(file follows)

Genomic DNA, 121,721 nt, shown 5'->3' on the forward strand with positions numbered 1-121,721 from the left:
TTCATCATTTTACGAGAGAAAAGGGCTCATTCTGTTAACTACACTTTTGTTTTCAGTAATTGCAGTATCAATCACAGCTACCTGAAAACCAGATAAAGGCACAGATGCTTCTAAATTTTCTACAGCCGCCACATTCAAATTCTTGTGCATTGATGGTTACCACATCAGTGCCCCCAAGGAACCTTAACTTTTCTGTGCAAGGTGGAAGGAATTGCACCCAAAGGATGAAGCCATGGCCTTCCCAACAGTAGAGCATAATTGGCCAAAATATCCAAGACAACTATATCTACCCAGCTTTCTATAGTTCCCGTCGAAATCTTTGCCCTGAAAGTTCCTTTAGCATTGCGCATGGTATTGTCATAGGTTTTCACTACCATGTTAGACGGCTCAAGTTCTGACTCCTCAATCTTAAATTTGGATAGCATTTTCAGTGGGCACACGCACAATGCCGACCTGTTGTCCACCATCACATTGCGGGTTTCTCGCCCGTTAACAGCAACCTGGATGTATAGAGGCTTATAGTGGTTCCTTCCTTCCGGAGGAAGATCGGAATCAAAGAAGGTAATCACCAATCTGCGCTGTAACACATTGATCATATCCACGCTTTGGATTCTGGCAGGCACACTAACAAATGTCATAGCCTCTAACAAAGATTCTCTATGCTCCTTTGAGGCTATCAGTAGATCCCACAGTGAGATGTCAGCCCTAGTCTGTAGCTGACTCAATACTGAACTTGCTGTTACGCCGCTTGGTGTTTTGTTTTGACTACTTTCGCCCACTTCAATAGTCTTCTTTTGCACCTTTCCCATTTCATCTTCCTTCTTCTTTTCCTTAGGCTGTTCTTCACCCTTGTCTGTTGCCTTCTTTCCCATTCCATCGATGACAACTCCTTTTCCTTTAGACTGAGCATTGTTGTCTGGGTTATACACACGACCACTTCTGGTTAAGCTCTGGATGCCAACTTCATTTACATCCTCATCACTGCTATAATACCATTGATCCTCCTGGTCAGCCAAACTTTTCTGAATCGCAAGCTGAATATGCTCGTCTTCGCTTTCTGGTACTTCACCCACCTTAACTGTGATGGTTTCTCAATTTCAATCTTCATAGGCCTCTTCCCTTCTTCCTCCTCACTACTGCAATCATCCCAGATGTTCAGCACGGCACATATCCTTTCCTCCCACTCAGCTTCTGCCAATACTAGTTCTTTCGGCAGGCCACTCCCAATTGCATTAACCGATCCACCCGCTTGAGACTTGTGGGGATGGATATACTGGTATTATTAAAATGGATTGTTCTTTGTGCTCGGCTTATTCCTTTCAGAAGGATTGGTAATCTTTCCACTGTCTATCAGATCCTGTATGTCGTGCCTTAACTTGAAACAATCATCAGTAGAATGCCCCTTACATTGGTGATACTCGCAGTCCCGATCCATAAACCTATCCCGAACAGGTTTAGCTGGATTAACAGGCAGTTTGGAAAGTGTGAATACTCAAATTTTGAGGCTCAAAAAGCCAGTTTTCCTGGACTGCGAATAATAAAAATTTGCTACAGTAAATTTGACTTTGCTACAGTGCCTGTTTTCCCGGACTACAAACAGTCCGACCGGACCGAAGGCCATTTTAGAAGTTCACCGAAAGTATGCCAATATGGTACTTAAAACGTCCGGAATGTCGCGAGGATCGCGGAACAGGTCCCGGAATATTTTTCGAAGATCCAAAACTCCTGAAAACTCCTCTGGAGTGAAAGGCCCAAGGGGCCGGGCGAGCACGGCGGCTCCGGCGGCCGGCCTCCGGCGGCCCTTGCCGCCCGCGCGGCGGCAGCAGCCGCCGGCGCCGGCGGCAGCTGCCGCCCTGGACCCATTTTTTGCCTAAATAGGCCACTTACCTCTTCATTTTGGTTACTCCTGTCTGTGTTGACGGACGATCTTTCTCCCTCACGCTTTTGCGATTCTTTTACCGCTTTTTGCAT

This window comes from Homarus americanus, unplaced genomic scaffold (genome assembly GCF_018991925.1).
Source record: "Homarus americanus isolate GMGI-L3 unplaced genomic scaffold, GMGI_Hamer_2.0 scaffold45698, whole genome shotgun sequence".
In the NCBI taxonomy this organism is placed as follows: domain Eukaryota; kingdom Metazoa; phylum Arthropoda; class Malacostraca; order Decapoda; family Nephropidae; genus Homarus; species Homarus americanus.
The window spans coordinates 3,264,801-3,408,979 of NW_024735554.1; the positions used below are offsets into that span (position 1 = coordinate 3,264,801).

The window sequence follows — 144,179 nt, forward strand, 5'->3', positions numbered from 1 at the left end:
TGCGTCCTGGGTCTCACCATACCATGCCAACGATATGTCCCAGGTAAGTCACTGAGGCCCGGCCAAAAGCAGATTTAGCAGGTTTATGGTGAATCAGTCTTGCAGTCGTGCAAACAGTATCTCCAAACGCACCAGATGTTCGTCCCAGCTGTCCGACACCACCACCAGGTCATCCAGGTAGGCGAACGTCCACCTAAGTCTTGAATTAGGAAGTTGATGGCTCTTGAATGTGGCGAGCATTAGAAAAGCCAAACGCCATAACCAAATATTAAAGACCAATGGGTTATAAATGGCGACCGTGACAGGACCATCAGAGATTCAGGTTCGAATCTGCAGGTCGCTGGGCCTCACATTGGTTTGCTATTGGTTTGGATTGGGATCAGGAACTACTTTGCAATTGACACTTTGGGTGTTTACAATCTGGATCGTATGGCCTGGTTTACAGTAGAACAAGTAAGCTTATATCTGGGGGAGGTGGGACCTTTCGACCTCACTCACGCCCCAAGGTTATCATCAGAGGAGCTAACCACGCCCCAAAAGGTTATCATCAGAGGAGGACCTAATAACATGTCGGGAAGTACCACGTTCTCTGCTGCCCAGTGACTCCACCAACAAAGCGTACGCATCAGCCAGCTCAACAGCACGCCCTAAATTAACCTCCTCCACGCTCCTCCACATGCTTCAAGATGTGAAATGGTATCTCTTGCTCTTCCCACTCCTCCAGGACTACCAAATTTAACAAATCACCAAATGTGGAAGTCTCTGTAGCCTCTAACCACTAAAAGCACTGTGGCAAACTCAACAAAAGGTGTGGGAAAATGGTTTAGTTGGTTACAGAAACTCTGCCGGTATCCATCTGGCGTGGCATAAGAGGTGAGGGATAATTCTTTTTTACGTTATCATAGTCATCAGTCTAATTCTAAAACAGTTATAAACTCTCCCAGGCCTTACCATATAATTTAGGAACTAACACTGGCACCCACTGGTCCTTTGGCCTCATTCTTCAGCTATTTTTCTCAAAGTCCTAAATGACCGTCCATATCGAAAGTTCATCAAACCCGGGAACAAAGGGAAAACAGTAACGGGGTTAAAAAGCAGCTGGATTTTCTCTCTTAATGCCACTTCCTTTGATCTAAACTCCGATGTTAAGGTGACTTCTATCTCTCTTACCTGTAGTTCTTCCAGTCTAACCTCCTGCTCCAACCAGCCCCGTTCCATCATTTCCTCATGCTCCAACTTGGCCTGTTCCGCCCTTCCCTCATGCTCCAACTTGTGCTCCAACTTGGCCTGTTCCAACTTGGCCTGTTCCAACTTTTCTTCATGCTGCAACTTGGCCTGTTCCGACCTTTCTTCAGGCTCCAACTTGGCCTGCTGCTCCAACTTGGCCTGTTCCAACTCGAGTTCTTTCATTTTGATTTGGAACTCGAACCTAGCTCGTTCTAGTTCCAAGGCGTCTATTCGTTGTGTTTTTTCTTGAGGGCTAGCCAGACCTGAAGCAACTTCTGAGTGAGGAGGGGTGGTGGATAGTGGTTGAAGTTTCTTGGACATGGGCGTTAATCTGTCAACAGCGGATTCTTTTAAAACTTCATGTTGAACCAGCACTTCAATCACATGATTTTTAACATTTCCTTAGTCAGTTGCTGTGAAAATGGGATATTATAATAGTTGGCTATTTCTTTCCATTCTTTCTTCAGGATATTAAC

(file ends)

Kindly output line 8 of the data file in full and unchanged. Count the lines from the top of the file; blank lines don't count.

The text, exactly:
TGCGTCCTGGGTCTCACCATACCATGCCAACGATATGTCCCAGGTAAGTCACTGAGGCCCGGCCAAAAGCAGATTTAGCAGGTTTATGGTGAATCAGTCTTGCAGTCGTGCAAACAGTATCTCCAAACGCACCAGATGTTCGTCCCAGCTGTCCGACACCACCACCAGGTCATCCAGGTAGGCGAACGTCCACCTAAGTCTTGAATTAGGAAGTTGATGGCTCTTGAATGTGGCGAGCATTAGAAAAGCCAAACGCCATAACCAAATATTAAAGACCAATGGGTTATAAATGGCGACCGTGACAGGACCATCAGAGATTCAGGTTCGAATCTGCAGGTCGCTGGGCCTCACATTGGTTTGCTATTGGTTTGGATTGGGATCAGGAACTACTTTGCAATTGACACTTTGGGTGTTTACAATCTGGATCGTATGGCCTGGTTTACAGTAGAACAAGTAAGCTTATATCTGGGGGAGGTGGGACCTTTCGACCTCACTCACGCCCCAAGGTTATCATCAGAGGAGCTAACCACGCCCCAAAAGGTTATCATCAGAGGAGGACCTAATAACATGTCGGGAAGTACCACGTTCTCTGCTGCCCAGTGACTCCACCAACAAAGCGTACGCATCAGCCAGCTCAACAGCACGCCCTAAATTAACCTCCTCCACGCTCCTCCACATGCTTCAAGATGTGAAATGGTATCTCTTGCTCTTCCCACTCCTCCAGGACTACCAAATTTAACAAATCACCAAATGTGGAAGTCTCTGTAGCCTCTAACCACTAAAAGCACTGTGGCAAACTCAACAAAAGGTGTGGGAAAATGGTTTAGTTGGTTACAGAAACTCTGCCGGTATCCATCTGGCGTGGCATAAGAGGTGAGGGATAATTCTTTTTTACGTTATCATAGTCATCAGTCTAATTCTAAAACAGTTATAAACTCTCCCAGGCCTTACCATATAATTTAGGAACTAACACTGGCACCCACTGGTCCTTTGGCCTCATTCTTCAGCTATTTTTCTCAAAGTCCTAAATGACCGTCCATATCGAAAGTTCATCAAACCCGGGAACAAAGGGAAAACAGTAACGGGGTTAAAAAGCAGCTGGATTTTCTCTCTTAATGCCACTTCCTTTGATCTAAACTCCGATGTTAAGGTGACTTCTATCTCTCTTACCTGTAGTTCTTCCAGTCTAACCTCCTGCTCCAACCAGCCCCGTTCCATCATTTCCTCATGCTCCAACTTGGCCTGTTCCGCCCTTCCCTCATGCTCCAACTTGTGCTCCAACTTGGCCTGTTCCAACTTGGCCTGTTCCAACTTTTCTTCATGCTGCAACTTGGCCTGTTCCGACCTTTCTTCAGGCTCCAACTTGGCCTGCTGCTCCAACTTGGCCTGTTCCAACTCGAGTTCTTTCATTTTGATTTGGAACTCGAACCTAGCTCGTTCTAGTTCCAAGGCGTCTATTCGTTGTGTTTTTTCTTGAGGGCTAGCCAGACCTGAAGCAACTTCTGAGTGAGGAGGGGTGGTGGATAGTGGTTGAAGTTTCTTGGACATGGGCGTTAATCTGTCAACAGCGGATTCTTTTAAAACTTCATGTTGAACCAGCACTTCAATCACATGATTTTTAACATTTCCTTAGTCAGTTGCTGTGAAAATGGGATATTATAATAGTTGGCTATTTCTTTCCATTCTTTCTTCAGGATATTAAC